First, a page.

PIKEVILLE, Tenn. — The co-founders of a new U.S. textile company renewed their pledge to Pikeville officials this week to build Bledsoe County's biggest manufacturing facility over the next three years by capitalizing on the demand from the medical, hospitality, military and other industries for American-made products.
Textile Corporation of America (TCA), which promised more than a year ago to convert an abandoned automotive parts plant here into a 1,000-employee textile mill, has so far hired fewer than two dozen workers and not yet installed any stitching or embellishing equipment in the 186,000-square-foot plant built by Dura Automotive here before its closing in 2005.
But Karim Sadruddin, a third generation textile industry veteran who is chief executive of TCA, told the Industrial Development Board in Pikeville he expects to soon begin hiring more workers and to reach the 1,000-employee staffing level at the Pikeville plant by 2022, if not sooner.
"We continue to progress and to have the support of our partners, customers and supporters as we take the steps to build this business," Sadruddin told Pikeville community leaders Monday night in an update on the delayed startup venture. "We're very committed to Pikeville and we appreciate the support we have been given."
During a meeting with community leaders Monday night, top officials with Bledsoe County government, the Bledsoe County Chamber of Commerce, the Southeast Tennessee Development District and the Tennessee Department of Economic and Community Development all voiced support for the project and urged community members to be positive about the developing business.
"All of us wished it would have progressed faster, but I have always been optimistic and confident about this project," Bledsoe County Executive Greg Ridley said.
Ridley noted that with the new owners, nearly $26,000 in property taxes was paid on the plant this year for the first time since local government took over the abandoned facility in 2005.
Beth Jones, director of the Southeast Tennessee Development District, said Americans have grown to expect immediate results and deliveries to what they want.
"We absolutely have to give this company time to get their business model in place and rolled out effectively," he said. "They are making an investment; they want to create jobs, and we just have to be supportive of that."
Tennessee's Department of Economic and Community Development provided Textile Corporation of America $3 million in a fast-track grant last year, which the company used to buy the abandoned Dura plant from the Industrial Development Board for $850,000 and to make upgrades in the facility to prepare the complex to operate as TCA's headquarters and production facility.
During the announcement of the TCA venture in July 2017, company officials initially said they expected to start hiring workers last summer and to begin production a year ago. TCA pledged to pump at least $27.1 million into the project, in addition to the state's $3 million grant.
But the company has been mired in legal and financial disputes among its original partners, resulting in lawsuits and counterclaims with charges of fraud and misappropriation of funds.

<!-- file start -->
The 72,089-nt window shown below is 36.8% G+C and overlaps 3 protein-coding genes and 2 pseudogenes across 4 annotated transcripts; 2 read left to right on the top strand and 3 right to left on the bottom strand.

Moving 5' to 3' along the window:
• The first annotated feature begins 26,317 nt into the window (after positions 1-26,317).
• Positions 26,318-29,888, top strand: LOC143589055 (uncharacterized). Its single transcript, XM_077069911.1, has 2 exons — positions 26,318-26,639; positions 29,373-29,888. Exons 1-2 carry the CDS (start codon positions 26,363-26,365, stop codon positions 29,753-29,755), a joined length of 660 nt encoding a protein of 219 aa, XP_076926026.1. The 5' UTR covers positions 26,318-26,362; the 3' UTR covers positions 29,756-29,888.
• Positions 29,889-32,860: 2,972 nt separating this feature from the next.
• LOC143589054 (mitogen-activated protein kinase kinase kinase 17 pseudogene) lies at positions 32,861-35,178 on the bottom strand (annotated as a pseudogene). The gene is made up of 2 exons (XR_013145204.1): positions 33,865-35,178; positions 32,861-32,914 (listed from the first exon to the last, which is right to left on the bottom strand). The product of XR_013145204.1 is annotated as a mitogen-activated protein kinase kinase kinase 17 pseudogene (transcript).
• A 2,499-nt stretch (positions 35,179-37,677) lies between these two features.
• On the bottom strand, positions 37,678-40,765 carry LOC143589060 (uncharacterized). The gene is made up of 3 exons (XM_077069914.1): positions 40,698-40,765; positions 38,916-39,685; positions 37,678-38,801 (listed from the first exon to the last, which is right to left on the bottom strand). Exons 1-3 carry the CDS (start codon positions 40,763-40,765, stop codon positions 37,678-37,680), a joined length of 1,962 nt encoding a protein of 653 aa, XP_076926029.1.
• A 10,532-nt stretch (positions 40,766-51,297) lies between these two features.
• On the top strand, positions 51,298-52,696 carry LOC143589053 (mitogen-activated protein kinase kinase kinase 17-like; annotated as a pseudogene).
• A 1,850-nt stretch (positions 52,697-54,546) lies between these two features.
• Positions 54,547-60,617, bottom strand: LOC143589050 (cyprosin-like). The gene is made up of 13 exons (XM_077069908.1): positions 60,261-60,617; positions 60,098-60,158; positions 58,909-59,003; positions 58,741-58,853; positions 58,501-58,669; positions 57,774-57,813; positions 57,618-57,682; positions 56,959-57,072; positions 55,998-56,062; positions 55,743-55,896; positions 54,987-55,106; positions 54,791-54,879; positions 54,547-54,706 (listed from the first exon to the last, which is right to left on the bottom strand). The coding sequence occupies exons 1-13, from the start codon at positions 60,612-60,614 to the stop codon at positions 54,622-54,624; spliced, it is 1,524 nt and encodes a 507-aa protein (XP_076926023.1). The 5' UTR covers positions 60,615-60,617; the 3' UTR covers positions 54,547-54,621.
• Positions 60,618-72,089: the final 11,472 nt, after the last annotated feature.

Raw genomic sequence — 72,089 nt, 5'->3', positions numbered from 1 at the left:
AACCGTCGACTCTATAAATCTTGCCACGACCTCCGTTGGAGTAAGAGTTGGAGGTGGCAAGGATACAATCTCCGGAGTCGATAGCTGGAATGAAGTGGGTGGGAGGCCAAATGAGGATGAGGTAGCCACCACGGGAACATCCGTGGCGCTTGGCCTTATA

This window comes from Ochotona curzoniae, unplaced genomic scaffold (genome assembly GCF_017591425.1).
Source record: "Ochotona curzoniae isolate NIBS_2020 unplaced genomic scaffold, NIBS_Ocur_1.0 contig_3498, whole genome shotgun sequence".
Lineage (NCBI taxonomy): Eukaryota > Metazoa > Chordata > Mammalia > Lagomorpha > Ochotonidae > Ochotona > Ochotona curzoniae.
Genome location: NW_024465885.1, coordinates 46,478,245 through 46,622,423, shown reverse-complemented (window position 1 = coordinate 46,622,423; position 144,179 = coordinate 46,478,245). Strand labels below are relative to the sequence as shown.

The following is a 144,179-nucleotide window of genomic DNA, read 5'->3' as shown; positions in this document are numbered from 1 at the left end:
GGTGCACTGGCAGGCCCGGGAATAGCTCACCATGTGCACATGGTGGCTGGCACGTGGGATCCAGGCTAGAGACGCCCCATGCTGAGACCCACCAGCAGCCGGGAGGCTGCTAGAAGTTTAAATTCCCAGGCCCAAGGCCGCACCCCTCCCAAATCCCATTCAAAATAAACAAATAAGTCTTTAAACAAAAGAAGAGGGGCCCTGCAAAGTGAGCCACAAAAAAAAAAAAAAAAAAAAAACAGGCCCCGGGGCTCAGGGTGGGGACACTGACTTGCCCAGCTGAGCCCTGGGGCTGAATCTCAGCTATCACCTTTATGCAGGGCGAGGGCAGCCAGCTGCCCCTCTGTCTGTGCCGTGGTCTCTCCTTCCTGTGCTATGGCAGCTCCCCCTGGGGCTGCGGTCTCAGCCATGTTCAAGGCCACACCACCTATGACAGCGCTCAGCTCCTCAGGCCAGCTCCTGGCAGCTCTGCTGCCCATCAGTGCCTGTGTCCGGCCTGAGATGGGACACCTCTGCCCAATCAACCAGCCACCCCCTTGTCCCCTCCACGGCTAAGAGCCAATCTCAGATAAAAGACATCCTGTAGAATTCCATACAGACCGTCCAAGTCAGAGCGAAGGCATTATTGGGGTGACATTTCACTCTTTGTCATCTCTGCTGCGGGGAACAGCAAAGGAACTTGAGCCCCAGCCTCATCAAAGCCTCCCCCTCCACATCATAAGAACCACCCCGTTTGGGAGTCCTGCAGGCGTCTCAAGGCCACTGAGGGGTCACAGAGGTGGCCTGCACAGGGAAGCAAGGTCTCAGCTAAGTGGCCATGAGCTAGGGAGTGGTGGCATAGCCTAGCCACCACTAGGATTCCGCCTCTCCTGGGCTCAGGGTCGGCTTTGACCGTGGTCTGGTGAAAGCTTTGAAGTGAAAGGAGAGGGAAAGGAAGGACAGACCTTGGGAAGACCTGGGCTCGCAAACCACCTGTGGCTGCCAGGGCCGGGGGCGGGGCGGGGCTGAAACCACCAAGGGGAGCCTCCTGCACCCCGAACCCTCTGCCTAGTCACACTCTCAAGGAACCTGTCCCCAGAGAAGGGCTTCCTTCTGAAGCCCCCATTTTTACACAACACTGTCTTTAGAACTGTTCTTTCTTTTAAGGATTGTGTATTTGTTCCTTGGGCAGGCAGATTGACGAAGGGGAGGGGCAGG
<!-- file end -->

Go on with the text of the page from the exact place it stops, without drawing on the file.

The Sadruddins said their family has operated mills in Pakistan with more than 3,000 employees and their family is one of the top textile exporters in Pakistan. But in court filings this summer, lenders to TCA said the founders were unable to come up with enough cash to buy the plant and after acquiring the plant with borrowed money, they used the plant as collateral for other loans. One lender even tried to foreclose on the plant.
Rahim Sadrudin, the chief operating officer for TCA, said the foreclosure action was dismissed and some of the former partners in the business, including Chattanoogan Ed Cagle, are no longer involved in the company. Cagle insists he still owns part of the company, although the Sadruddins are running all of its operations.
"We want to do everything right, and so far we have progressed and continue to progress with honesty and doing it the right way," Sadruddin said. "We're meeting with potential customers now and at the end of the day we're going to do exactly what we said we were going to do."
Sadruddin said the company has more than 20 employees in Pikeville and the Atlanta area and he is "absolutely" convinced the company will grow to three shifts over time.
"We've added a few more people and, as we get our equipment in we'll start more hiring and training," he said.
Sadruddin said initial pay for those hired at the plant will start at $8.50 to $10.50 an hour, but workers will also get medical benefits, bonuses and other benefits that raises the total compensation above $11 or $12 an hour.
Pikeville Mayor Phil Cagle said he wants TCA to succeed, but he questioned if the company could draw enough workers for a major mill at such wage rates in the current economy when the average manufacturing wage in Tennessee in August was $20.10 an hour.
"You can get good people to work here, but you're not going to get them at $8.50 to $10.50 an hour," Cagle said. "People aren't going to quit $13 and $14 an hour jobs to come back to Pikeville with those wages."
Rahim Sadrudin said the company "knows what it takes to have a happy employee and what that means for the company." But he said the economics of textile production in the United States, especially for a startup company, will require initially that wage rates at the new mill be lower than at many factories.
Job listings with the Tennessee Career Centers for TCA jobs starting at $8.50 an hour have already attracted 300 applicants, Sadruddin said, and Ridley said hundreds of Bledsoe County workers leave the county every day to go elsewhere to work and many would prefer to stay at home.
Contact Dave Flessner at firstname.lastname@example.org or at 757-6340